Supercailfragilisticexpialidocious- The Only Way to Describe Masque’s Mary Poppins

Supercailfragilisticexpialidocious-+The+Only+Way+to+Describe+Masque%27s+Mary+Poppins

Annie Roebuck, News Editor

After watching Central and Oakland Catholic Masque’s spring production of Mary Poppins, one could not help but think it was “practically perfect!”!  In reality the show came together following three months of long nights of music and dance rehearsals and just a little bit of magic.  Mary Poppins truly came to life with one of its largest casts ever consisting of 64 students and dedicated and creative crew that worked tirelessly day and night.  The rights to Disney’s Mary Poppins were just released a few months prior to the production and it was not only one of the most ambitious but also exciting shows to put together.

According to Mary Poppins herself, Claire Jacob (’15), her greatest challenge was learning how to actually become the beloved nanny.  She explains “I had to learn how to be vivacious enough that there was an air of magic about me, but also stern and confident enough to intimidate the other characters on stage—one of Mary Poppins’ many talents.”

At the same time Claire asserts that she also loves showing Mary’s “soft side” toward the end of the show.  “Throughout the show [Mary] is nothing but strong, confident, witty, and fun but during one of the very last scenes, she shows the audience how much she loves the children and how badly she doesn’t want to leave.”  Michael Banks, played my Claire’s youngest brother Carson bids his beloved nanny goodbye and says “I love you Mary Poppins”.  Claire says, “this scene made me cry a bit almost every time we ran it because …it just hit home with me leaving for college next year and all. While it was sad, I loved being able to feel such raw emotions—my own emotions that develop my character on stage.”  When it came to flying high like a kite, Claire reflected on the experience saying, “Flying was certainly magical. It’s an art, honestly. You have to position yourself in very precise ways while in the harness and the crew members flying you have to make very specific movements in order for it to run smoothly.”  For sophomore Maura Ward, becoming the evil nanny Ms. Andrews better known as “the holy terror” was quite fun.  She says “I like to be really dramatic and a little crazy, so it was cool to be this person who is so exaggerated…Also flying was fun.”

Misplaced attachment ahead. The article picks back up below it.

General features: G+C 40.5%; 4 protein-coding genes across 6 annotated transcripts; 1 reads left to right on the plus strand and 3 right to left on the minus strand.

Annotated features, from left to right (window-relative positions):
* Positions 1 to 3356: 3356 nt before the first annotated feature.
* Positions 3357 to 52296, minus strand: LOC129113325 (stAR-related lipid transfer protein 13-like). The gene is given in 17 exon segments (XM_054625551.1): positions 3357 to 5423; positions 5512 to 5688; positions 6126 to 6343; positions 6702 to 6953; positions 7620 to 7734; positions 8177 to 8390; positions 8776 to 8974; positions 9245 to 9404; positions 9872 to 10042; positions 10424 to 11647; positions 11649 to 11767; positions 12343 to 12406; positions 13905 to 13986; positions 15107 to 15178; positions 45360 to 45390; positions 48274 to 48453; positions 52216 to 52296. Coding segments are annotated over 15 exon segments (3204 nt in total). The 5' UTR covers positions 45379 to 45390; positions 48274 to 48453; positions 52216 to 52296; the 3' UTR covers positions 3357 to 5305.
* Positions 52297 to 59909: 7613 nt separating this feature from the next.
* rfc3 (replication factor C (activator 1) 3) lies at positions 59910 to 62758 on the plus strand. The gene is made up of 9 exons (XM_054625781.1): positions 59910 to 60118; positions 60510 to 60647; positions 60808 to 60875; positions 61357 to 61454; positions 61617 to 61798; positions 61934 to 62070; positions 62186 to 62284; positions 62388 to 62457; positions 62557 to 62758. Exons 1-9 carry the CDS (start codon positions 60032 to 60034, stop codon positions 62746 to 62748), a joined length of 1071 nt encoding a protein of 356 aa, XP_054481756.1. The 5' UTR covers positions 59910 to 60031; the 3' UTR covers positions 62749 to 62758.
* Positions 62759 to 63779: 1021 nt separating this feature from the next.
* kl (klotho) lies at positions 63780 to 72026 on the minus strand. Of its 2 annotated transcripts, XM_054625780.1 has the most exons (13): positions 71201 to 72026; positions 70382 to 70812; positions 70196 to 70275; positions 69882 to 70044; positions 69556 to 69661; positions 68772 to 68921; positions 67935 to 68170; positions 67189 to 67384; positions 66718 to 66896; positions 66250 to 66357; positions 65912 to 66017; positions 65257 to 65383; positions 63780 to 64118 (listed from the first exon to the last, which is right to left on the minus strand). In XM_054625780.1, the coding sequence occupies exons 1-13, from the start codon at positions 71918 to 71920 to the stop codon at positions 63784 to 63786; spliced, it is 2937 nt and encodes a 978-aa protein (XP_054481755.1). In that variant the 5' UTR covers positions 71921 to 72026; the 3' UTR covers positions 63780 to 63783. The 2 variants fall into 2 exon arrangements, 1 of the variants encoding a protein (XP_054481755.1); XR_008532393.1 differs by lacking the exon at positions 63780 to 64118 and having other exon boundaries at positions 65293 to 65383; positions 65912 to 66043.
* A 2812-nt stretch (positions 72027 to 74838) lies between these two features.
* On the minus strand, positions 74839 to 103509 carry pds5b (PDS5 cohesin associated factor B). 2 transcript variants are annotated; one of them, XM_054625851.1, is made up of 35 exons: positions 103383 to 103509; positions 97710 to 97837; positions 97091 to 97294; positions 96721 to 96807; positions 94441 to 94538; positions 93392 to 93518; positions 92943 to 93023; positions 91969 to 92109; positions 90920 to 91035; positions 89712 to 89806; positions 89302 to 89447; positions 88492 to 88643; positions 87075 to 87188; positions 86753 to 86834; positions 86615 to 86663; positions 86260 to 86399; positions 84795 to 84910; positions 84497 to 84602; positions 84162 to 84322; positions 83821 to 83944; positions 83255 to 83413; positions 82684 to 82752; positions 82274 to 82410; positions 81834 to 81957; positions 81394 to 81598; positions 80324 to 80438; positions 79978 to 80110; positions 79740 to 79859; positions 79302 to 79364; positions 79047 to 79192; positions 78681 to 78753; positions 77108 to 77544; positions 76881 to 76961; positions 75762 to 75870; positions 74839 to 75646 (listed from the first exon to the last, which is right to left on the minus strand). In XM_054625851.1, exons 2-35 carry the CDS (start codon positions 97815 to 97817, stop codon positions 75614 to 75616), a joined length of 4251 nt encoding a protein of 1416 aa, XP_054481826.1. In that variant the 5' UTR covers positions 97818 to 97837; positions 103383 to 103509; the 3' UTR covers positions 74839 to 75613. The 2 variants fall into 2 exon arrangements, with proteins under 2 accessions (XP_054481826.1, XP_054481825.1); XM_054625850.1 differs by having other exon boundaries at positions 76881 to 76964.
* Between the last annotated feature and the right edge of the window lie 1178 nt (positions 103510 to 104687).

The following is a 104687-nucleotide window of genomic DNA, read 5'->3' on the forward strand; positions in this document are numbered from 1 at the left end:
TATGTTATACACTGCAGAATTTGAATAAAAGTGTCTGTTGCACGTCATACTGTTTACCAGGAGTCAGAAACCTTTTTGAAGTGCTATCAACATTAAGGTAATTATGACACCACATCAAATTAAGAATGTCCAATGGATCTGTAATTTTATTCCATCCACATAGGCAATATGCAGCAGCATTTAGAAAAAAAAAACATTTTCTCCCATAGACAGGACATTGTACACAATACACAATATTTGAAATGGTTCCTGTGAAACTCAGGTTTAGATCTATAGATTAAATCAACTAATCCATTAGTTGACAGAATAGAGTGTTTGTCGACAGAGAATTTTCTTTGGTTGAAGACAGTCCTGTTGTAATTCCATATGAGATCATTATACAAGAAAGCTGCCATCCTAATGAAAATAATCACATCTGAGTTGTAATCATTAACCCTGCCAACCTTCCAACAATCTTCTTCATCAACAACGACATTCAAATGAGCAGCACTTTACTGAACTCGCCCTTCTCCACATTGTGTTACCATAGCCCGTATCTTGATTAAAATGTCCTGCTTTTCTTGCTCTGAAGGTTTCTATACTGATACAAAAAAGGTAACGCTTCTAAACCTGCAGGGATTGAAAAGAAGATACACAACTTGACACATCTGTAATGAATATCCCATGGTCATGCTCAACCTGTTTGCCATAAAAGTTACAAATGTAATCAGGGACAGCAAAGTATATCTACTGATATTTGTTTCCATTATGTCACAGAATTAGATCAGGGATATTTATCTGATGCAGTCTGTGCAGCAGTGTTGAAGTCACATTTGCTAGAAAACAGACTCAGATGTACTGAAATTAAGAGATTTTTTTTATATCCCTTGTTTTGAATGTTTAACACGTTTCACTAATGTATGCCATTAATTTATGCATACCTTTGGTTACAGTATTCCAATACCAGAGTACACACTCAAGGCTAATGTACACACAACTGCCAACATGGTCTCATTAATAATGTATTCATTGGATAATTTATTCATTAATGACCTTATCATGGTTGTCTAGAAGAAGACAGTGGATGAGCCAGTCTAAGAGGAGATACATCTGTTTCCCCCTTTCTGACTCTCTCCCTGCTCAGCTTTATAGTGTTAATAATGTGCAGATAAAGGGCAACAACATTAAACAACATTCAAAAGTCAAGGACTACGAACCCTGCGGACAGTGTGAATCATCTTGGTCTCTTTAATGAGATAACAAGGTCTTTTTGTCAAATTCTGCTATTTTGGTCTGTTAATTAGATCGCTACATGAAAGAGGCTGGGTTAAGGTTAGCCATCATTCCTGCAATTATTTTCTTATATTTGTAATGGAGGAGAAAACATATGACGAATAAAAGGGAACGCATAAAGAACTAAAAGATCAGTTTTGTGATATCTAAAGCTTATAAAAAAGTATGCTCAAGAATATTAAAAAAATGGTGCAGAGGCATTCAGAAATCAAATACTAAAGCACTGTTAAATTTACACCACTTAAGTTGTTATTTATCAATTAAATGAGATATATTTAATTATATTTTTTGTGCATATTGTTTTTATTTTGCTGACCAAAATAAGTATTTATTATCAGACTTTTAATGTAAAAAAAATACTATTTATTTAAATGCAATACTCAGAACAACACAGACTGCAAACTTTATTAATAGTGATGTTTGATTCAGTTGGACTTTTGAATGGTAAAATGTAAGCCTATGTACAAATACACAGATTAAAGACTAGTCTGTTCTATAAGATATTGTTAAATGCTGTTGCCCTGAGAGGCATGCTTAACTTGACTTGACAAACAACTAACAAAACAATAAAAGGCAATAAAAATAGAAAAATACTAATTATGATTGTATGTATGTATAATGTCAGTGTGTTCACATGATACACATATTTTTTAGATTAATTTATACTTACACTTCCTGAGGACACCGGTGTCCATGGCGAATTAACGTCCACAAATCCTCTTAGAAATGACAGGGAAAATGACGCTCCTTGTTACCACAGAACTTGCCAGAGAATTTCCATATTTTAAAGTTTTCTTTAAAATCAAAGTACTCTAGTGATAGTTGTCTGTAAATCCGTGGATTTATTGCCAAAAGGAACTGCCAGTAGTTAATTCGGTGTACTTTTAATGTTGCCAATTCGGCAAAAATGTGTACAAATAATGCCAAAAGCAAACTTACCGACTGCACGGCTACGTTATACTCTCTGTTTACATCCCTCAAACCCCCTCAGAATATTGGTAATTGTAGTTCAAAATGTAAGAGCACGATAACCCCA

The process of running the show with such a large cast was quite the challenge and “our choreographer, Ms. Sambolt designed dances of the same caliber of the professional “Mary Poppins” Broadway show. It is safe to say that the majority of kids in masque are nothing close to dancers but every single one of the 60 people in this show learned how to tap dance (and do it well, might I add) in a matter of weeks.”  When show week finally came around the cast left it all on the stage to say the least.  After performing “Step in Time”, the show’s most energetic number with tap-dancing chimney sweeps, Claire says “I re-encountered the reality that this is what we do it for: we work for hours and days and weeks and months in order to reach the heart of the person sitting in the corner seat of row X. You don’t know who they are, but those people sitting in the dark are who you light up the stage for.”  There is no doubt that the feeling following a performance like that can be nothing but supercalifragilisticexpialidocious!